I’ve always loved the way the internals pull right out of the Cube. Apple really made it super easy to take it apart without any tools. I remember when Jobs unveiled the Cube at MacWorld
in 2000. When he pulled the core out of the enclosure, the crowd was like “What???”. Pretty amazing.
You just press down on the latch. It pops up…
…and you simply lift the whole core out.
You can also remove the interior chassis by removing the screws at the bottom.
Four screws secure the grill while the 2 on the sides secure the chassis to the acrylic enclosure.
After you remove those, you can pull the chassis out. You’ll have to do that if you want to wipe out the dust between the chassis and the enclosure.
The G4 Cube sports 3 RAM slots that can take up to 512MB of PC100 each for a total of 1.5GB of RAM. That definitely sounds like something I’m going to have to upgrade since my Cube has 2x256MB installed. It has OS X 10.3 installed too. It would be nice to install 10.4 on it and I don’t know how the performance will be with only 512MB of RAM.
Look, the previous owner never opted for AirPort. True, I’ll take wired Ethernet over AirPort any day of the week, but cards are so cheap nowadays, it’s worth it to upgrade it.
That’s why I always keep a few AirPort cards lying around. You never know when you’re going to need one. Having the machine open now was the perfect opportunity to pop a card in.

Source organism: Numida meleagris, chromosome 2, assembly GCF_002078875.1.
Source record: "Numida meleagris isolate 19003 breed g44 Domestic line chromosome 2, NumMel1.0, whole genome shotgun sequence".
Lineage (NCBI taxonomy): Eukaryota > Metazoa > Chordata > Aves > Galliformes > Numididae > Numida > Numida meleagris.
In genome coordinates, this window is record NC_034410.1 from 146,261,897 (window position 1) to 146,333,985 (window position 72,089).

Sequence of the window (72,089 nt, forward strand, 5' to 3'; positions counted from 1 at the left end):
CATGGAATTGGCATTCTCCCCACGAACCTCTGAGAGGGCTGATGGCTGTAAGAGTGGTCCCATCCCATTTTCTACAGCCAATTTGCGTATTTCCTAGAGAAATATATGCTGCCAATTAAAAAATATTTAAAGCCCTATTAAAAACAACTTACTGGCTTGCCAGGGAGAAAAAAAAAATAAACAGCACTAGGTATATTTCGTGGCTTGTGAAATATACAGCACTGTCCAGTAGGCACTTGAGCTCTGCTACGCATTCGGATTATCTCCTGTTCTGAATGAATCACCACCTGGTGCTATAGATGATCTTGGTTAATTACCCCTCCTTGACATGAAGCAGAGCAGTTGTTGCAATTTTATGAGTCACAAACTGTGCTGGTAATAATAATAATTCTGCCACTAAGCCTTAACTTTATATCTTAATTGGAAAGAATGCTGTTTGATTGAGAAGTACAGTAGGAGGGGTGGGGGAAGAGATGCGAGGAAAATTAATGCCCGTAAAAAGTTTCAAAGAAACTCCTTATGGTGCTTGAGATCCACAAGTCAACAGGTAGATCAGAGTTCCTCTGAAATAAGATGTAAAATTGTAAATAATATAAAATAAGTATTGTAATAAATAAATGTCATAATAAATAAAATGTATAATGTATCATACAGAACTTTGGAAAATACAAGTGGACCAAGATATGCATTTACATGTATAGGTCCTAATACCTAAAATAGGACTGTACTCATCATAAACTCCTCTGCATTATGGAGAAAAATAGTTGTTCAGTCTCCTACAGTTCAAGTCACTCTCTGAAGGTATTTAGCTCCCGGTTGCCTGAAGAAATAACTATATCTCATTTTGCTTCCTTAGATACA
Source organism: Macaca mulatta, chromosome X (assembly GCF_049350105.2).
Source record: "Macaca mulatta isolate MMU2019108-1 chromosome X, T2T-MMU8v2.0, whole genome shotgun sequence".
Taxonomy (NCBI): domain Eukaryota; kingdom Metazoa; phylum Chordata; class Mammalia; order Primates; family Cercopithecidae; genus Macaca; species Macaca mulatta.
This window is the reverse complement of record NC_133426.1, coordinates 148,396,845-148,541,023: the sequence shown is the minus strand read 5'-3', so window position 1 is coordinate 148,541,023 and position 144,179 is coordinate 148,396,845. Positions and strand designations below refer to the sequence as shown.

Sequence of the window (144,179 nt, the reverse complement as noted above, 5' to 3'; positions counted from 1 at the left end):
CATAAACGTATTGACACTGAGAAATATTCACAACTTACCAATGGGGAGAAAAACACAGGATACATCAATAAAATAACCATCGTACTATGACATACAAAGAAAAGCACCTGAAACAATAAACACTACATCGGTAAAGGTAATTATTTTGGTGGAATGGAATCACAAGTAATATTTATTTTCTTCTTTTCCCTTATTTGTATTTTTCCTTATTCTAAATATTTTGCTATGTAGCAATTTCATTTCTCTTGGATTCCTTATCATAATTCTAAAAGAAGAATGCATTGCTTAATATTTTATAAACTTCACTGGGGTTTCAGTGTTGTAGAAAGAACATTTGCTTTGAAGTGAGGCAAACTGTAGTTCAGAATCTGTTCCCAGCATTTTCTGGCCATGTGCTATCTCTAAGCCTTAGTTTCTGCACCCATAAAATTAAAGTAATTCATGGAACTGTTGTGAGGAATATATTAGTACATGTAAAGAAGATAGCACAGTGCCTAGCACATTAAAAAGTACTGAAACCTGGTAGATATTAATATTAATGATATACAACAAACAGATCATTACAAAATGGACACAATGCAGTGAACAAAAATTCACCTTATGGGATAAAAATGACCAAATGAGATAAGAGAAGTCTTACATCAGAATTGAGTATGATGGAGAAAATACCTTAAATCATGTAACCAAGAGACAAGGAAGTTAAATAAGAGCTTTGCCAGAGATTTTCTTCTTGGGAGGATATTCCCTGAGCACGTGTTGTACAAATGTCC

I checked my box of RAM sticks for some PC100. Alas, no 168 pin sticks. For the first time in my life, I seem to have more SODIMMs than full sticks. I’ll have to look on eBay for some RAM. With that, I put everything back together.
Lets check out that 17” Studio Display.
The box is in pretty good shape, despite the fact that someone thought it would be a good idea to put the UPS tag right on the front of the box instead of the side or top. You’d think by now that people on eBay would know that we buy this stuff in the boxes because we’re collectors. The box also has value to us. This seller didn’t even wrap it up in brown paper. They shipped it just like that. I’m lucky UPS didn’t just steal it.
No paperwork or anything was included with this one. I was just happy to get one in the box that looks like it’s never been used.
There’s plenty on eBay with broken stands, chips, cracks and dings in the screen. This one is in great shape.
I had to move some Macs around to fit it in. I moved my 128K and my 512K to a shelf for now. I never have those powered up anyway, so they don’t need to be front and center any more. I can always take one down off the shelf and plug it in if need be. I like the way the iMacs complement the Cube. They look really good together.
I powered the Cube up and it booted right into OS X 10.3.9. As soon as I entered the Network pane of System Preferences, OS X notified me that it had detected the AirPort card.